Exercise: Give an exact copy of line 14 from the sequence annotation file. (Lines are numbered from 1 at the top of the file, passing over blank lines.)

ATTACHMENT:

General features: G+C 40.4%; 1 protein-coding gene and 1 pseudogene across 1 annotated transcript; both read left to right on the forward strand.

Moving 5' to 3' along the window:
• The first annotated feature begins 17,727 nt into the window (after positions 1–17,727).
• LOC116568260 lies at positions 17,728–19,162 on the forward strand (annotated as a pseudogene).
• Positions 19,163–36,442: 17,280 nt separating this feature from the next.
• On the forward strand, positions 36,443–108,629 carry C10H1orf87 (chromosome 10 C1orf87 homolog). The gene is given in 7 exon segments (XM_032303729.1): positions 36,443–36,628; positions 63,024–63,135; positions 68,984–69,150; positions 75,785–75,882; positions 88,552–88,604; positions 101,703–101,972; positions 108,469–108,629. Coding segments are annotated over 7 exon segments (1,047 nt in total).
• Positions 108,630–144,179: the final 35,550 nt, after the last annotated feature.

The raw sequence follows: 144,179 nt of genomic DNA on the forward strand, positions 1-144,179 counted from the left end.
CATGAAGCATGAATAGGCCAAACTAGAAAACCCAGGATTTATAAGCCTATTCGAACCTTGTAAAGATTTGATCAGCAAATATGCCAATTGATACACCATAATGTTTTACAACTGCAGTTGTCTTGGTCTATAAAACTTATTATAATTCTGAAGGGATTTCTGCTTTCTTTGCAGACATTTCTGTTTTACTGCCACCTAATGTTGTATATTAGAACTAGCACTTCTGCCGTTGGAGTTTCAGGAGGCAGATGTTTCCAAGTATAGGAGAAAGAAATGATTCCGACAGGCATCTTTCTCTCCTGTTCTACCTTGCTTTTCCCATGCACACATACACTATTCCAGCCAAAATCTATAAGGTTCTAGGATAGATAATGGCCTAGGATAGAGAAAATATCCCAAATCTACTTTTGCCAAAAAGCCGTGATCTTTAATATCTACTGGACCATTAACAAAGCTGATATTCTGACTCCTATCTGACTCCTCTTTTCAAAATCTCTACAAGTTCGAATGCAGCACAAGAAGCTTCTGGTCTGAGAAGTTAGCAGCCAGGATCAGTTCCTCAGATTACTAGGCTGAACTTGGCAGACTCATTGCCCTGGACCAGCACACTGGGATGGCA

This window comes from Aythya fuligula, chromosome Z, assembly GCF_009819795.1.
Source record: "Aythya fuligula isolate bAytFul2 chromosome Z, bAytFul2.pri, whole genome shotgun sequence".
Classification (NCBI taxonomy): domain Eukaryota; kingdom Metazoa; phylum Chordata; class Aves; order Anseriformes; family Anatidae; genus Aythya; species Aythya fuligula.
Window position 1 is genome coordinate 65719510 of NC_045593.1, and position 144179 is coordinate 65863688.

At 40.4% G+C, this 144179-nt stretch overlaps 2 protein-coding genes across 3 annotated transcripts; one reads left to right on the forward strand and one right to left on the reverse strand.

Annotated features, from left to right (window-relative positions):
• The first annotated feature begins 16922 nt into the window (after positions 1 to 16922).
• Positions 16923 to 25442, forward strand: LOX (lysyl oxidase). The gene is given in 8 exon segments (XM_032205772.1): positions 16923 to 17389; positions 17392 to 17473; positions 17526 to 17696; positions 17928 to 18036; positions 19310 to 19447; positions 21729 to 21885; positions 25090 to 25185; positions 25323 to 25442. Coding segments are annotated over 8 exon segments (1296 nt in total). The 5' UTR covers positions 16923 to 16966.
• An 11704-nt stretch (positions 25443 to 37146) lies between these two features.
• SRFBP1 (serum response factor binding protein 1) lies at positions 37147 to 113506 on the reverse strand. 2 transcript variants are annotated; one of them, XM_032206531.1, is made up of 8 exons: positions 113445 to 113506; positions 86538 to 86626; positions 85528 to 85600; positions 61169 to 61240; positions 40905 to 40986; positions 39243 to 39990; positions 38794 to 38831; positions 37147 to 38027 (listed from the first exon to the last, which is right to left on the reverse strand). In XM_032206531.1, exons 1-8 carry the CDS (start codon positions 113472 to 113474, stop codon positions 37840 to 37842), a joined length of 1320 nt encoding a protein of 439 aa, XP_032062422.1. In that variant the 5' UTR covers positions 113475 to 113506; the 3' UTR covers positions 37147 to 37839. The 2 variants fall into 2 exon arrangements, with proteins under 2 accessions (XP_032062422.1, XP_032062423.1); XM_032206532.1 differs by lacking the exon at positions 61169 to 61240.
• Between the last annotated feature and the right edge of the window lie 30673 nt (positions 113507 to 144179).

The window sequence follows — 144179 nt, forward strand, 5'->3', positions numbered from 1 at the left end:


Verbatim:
At 40.4% G+C, this 144179-nt stretch overlaps 2 protein-coding genes across 3 annotated transcripts; one reads left to right on the forward strand and one right to left on the reverse strand.